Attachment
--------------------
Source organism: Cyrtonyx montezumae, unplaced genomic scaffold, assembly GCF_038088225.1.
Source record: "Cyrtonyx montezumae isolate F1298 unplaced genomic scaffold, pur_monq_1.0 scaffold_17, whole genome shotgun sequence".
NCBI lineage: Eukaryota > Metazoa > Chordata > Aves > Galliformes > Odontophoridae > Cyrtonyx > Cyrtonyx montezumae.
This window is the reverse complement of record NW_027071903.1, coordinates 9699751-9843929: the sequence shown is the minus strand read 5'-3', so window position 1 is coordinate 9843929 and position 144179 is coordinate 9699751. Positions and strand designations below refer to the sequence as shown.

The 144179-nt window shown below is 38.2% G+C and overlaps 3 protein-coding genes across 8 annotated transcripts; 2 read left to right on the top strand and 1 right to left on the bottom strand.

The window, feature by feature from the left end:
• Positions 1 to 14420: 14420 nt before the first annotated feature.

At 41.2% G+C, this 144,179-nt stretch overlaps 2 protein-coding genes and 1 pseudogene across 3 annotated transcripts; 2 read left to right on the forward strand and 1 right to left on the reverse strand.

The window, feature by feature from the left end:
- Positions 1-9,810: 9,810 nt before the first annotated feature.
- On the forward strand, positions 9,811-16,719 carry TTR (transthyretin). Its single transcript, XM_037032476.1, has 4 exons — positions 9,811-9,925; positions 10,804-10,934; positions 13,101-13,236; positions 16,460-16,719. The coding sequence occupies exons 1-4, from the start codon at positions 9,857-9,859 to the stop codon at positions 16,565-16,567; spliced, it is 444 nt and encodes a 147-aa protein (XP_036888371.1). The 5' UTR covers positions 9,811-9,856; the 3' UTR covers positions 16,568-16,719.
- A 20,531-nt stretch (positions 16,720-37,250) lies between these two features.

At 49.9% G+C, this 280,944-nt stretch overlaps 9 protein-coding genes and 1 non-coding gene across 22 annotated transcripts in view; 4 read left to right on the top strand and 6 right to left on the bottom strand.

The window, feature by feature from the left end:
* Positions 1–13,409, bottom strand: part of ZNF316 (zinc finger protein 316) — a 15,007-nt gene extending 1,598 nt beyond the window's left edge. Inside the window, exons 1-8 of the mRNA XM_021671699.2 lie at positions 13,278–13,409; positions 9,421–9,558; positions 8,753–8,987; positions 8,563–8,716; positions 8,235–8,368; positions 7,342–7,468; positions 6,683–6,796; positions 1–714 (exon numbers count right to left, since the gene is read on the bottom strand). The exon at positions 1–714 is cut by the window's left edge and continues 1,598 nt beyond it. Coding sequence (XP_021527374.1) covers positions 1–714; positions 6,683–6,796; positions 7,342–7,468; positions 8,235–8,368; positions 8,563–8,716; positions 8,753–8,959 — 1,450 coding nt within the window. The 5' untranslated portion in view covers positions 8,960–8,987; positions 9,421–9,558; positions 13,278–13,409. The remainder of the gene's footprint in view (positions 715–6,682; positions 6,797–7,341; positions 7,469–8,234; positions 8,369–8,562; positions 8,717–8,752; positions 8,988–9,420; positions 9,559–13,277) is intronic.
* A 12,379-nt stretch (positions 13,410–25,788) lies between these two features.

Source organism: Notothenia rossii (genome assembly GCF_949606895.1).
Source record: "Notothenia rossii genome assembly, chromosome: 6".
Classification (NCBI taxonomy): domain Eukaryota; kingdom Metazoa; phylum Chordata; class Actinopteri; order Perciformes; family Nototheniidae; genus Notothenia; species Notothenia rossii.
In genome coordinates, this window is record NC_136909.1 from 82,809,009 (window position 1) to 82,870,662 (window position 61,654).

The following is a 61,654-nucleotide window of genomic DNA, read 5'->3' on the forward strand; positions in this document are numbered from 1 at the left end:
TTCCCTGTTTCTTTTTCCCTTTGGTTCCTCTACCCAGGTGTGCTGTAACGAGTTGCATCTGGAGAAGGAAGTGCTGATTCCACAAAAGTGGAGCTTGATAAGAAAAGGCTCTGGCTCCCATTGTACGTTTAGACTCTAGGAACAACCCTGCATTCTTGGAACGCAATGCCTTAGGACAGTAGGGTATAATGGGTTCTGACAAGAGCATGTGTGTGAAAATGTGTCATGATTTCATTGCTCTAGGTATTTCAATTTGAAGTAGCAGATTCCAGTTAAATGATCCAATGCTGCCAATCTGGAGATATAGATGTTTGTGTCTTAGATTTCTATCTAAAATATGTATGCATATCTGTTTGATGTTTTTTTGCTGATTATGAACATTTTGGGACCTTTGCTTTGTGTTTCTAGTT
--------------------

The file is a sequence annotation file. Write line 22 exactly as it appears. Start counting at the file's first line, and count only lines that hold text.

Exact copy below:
TTCCCTGTTTCTTTTTCCCTTTGGTTCCTCTACCCAGGTGTGCTGTAACGAGTTGCATCTGGAGAAGGAAGTGCTGATTCCACAAAAGTGGAGCTTGATAAGAAAAGGCTCTGGCTCCCATTGTACGTTTAGACTCTAGGAACAACCCTGCATTCTTGGAACGCAATGCCTTAGGACAGTAGGGTATAATGGGTTCTGACAAGAGCATGTGTGTGAAAATGTGTCATGATTTCATTGCTCTAGGTATTTCAATTTGAAGTAGCAGATTCCAGTTAAATGATCCAATGCTGCCAATCTGGAGATATAGATGTTTGTGTCTTAGATTTCTATCTAAAATATGTATGCATATCTGTTTGATGTTTTTTTGCTGATTATGAACATTTTGGGACCTTTGCTTTGTGTTTCTAGTT